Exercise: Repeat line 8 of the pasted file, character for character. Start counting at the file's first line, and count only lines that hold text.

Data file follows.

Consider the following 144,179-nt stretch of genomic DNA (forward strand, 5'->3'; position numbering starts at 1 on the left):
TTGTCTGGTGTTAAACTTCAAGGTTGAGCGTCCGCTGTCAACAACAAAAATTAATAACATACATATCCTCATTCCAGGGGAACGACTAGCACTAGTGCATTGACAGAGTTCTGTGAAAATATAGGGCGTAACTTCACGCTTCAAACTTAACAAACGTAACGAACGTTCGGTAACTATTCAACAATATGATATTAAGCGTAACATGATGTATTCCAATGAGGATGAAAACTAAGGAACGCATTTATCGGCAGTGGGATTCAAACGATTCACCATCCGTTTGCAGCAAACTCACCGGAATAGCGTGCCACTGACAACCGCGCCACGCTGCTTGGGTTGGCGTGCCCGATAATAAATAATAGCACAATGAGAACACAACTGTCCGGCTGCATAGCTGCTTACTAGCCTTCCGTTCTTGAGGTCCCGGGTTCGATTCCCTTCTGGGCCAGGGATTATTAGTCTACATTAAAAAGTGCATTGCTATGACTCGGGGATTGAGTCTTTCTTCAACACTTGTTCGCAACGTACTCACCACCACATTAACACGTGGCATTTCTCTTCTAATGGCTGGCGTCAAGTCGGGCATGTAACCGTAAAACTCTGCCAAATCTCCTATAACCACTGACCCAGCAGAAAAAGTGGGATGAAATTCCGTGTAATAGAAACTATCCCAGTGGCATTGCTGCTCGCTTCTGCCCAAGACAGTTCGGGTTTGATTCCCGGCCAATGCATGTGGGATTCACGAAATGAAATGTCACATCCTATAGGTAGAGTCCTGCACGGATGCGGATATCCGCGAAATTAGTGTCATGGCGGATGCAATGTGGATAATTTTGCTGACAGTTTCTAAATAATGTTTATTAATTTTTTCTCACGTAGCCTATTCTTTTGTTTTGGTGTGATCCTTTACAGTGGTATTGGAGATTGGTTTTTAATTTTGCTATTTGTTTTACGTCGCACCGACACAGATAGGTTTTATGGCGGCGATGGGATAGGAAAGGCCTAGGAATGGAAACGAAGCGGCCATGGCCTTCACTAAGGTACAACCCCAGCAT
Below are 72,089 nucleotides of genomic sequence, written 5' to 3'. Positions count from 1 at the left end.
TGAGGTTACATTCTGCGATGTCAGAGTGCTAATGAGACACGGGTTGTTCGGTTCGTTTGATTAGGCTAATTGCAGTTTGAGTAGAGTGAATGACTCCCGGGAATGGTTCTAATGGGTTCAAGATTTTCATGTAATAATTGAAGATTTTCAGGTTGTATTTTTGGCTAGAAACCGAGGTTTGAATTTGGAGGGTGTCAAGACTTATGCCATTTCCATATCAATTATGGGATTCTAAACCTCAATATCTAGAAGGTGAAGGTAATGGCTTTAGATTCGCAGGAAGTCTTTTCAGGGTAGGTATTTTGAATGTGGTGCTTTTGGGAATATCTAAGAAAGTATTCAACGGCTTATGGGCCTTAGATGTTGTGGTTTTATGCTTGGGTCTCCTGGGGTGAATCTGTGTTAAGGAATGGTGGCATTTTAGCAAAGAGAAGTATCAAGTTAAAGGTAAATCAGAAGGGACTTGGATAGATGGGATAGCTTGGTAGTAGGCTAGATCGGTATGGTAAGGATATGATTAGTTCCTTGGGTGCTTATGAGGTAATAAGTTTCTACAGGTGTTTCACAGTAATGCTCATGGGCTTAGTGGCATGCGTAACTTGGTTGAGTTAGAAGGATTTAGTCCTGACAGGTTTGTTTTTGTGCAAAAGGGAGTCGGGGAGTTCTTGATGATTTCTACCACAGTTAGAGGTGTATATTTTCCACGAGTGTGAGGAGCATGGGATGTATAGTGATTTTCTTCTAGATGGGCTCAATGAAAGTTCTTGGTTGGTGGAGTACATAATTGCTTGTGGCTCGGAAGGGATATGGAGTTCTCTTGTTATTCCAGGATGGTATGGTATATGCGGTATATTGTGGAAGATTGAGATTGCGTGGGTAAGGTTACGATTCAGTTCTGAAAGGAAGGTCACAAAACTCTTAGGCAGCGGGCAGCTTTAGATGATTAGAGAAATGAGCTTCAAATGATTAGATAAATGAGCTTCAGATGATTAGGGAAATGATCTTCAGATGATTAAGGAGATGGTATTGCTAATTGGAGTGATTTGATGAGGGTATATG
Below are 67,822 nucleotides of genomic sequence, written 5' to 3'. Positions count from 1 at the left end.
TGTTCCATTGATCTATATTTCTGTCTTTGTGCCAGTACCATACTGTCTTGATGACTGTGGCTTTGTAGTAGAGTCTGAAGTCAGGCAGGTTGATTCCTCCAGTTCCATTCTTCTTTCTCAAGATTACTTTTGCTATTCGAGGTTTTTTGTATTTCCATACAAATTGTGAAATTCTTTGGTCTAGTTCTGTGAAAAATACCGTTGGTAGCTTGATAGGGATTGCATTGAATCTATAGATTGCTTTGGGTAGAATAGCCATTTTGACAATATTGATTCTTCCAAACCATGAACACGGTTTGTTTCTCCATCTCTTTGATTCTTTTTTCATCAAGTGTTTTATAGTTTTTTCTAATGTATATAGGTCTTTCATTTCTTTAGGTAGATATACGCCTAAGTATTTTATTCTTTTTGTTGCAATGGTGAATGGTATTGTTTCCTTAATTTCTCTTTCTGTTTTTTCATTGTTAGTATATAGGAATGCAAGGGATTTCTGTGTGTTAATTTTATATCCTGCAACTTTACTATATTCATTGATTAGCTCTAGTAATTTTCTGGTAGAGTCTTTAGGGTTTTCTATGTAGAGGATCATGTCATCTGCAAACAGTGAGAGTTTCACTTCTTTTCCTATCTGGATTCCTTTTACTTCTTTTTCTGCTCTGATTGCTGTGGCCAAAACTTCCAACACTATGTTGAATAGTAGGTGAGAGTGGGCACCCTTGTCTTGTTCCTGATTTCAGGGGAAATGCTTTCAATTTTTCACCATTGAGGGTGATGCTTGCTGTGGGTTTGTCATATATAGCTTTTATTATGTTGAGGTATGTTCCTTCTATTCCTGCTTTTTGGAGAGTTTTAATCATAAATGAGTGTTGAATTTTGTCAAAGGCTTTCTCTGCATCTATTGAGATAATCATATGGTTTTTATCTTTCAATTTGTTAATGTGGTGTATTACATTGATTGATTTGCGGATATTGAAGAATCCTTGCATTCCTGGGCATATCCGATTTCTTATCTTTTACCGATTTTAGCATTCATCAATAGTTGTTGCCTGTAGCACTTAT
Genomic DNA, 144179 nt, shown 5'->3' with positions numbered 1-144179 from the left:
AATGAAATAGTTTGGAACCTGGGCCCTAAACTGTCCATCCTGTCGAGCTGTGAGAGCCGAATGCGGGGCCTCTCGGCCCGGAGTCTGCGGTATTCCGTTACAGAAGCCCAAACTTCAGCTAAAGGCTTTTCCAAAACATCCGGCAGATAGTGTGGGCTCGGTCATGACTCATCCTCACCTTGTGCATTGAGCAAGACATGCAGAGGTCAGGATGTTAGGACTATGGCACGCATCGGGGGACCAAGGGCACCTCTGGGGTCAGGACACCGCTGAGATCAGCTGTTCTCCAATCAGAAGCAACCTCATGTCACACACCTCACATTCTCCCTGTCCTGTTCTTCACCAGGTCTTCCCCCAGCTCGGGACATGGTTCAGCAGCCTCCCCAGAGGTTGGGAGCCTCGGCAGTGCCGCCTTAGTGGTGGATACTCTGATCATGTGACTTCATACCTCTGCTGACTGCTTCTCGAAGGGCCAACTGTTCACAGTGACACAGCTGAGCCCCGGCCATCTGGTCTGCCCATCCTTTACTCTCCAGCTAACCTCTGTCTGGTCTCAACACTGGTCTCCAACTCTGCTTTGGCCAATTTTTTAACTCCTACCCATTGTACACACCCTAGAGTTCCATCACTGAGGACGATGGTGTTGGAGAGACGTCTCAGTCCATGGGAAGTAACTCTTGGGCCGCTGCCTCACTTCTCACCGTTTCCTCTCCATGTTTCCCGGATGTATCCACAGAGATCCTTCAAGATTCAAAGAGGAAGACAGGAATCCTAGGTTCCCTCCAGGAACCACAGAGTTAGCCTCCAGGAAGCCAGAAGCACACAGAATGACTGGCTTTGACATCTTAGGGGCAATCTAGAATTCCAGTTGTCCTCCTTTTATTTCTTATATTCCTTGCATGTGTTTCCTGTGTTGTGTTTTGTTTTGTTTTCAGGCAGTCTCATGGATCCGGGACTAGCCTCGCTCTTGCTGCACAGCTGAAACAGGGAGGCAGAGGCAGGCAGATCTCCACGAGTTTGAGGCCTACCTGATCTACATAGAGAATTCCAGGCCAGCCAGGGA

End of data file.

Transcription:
AATGAAATAGTTTGGAACCTGGGCCCTAAACTGTCCATCCTGTCGAGCTGTGAGAGCCGAATGCGGGGCCTCTCGGCCCGGAGTCTGCGGTATTCCGTTACAGAAGCCCAAACTTCAGCTAAAGGCTTTTCCAAAACATCCGGCAGATAGTGTGGGCTCGGTCATGACTCATCCTCACCTTGTGCATTGAGCAAGACATGCAGAGGTCAGGATGTTAGGACTATGGCACGCATCGGGGGACCAAGGGCACCTCTGGGGTCAGGACACCGCTGAGATCAGCTGTTCTCCAATCAGAAGCAACCTCATGTCACACACCTCACATTCTCCCTGTCCTGTTCTTCACCAGGTCTTCCCCCAGCTCGGGACATGGTTCAGCAGCCTCCCCAGAGGTTGGGAGCCTCGGCAGTGCCGCCTTAGTGGTGGATACTCTGATCATGTGACTTCATACCTCTGCTGACTGCTTCTCGAAGGGCCAACTGTTCACAGTGACACAGCTGAGCCCCGGCCATCTGGTCTGCCCATCCTTTACTCTCCAGCTAACCTCTGTCTGGTCTCAACACTGGTCTCCAACTCTGCTTTGGCCAATTTTTTAACTCCTACCCATTGTACACACCCTAGAGTTCCATCACTGAGGACGATGGTGTTGGAGAGACGTCTCAGTCCATGGGAAGTAACTCTTGGGCCGCTGCCTCACTTCTCACCGTTTCCTCTCCATGTTTCCCGGATGTATCCACAGAGATCCTTCAAGATTCAAAGAGGAAGACAGGAATCCTAGGTTCCCTCCAGGAACCACAGAGTTAGCCTCCAGGAAGCCAGAAGCACACAGAATGACTGGCTTTGACATCTTAGGGGCAATCTAGAATTCCAGTTGTCCTCCTTTTATTTCTTATATTCCTTGCATGTGTTTCCTGTGTTGTGTTTTGTTTTGTTTTCAGGCAGTCTCATGGATCCGGGACTAGCCTCGCTCTTGCTGCACAGCTGAAACAGGGAGGCAGAGGCAGGCAGATCTCCACGAGTTTGAGGCCTACCTGATCTACATAGAGAATTCCAGGCCAGCCAGGGA